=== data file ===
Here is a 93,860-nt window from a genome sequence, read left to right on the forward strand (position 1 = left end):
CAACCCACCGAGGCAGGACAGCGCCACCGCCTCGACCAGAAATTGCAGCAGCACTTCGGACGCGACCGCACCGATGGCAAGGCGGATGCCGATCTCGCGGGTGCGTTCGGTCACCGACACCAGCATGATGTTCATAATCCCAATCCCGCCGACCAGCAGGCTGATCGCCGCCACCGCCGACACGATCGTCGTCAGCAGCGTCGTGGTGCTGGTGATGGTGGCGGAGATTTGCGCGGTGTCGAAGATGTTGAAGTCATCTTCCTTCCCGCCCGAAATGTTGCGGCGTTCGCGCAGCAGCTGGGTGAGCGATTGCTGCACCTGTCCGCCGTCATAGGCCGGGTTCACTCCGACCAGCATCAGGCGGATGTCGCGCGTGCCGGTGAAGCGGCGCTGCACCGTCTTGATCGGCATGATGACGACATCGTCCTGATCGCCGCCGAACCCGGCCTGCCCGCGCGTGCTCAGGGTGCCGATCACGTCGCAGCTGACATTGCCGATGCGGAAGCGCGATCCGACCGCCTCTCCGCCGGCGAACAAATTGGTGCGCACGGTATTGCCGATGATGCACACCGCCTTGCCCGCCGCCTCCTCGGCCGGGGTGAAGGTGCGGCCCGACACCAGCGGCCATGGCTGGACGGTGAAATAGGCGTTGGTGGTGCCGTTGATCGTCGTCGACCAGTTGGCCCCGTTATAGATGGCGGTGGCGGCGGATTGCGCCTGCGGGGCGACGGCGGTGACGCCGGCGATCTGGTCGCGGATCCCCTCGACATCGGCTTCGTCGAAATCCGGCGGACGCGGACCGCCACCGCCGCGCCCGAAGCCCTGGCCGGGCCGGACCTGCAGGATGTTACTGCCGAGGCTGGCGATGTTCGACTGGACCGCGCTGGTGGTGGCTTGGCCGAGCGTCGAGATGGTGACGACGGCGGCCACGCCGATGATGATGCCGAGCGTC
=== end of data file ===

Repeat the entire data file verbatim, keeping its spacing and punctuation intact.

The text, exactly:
Here is a 93,860-nt window from a genome sequence, read left to right on the forward strand (position 1 = left end):
CAACCCACCGAGGCAGGACAGCGCCACCGCCTCGACCAGAAATTGCAGCAGCACTTCGGACGCGACCGCACCGATGGCAAGGCGGATGCCGATCTCGCGGGTGCGTTCGGTCACCGACACCAGCATGATGTTCATAATCCCAATCCCGCCGACCAGCAGGCTGATCGCCGCCACCGCCGACACGATCGTCGTCAGCAGCGTCGTGGTGCTGGTGATGGTGGCGGAGATTTGCGCGGTGTCGAAGATGTTGAAGTCATCTTCCTTCCCGCCCGAAATGTTGCGGCGTTCGCGCAGCAGCTGGGTGAGCGATTGCTGCACCTGTCCGCCGTCATAGGCCGGGTTCACTCCGACCAGCATCAGGCGGATGTCGCGCGTGCCGGTGAAGCGGCGCTGCACCGTCTTGATCGGCATGATGACGACATCGTCCTGATCGCCGCCGAACCCGGCCTGCCCGCGCGTGCTCAGGGTGCCGATCACGTCGCAGCTGACATTGCCGATGCGGAAGCGCGATCCGACCGCCTCTCCGCCGGCGAACAAATTGGTGCGCACGGTATTGCCGATGATGCACACCGCCTTGCCCGCCGCCTCCTCGGCCGGGGTGAAGGTGCGGCCCGACACCAGCGGCCATGGCTGGACGGTGAAATAGGCGTTGGTGGTGCCGTTGATCGTCGTCGACCAGTTGGCCCCGTTATAGATGGCGGTGGCGGCGGATTGCGCCTGCGGGGCGACGGCGGTGACGCCGGCGATCTGGTCGCGGATCCCCTCGACATCGGCTTCGTCGAAATCCGGCGGACGCGGACCGCCACCGCCGCGCCCGAAGCCCTGGCCGGGCCGGACCTGCAGGATGTTACTGCCGAGGCTGGCGATGTTCGACTGGACCGCGCTGGTGGTGGCTTGGCCGAGCGTCGAGATGGTGACGACGGCGGCCACGCCGATGATGATGCCGAGCGTC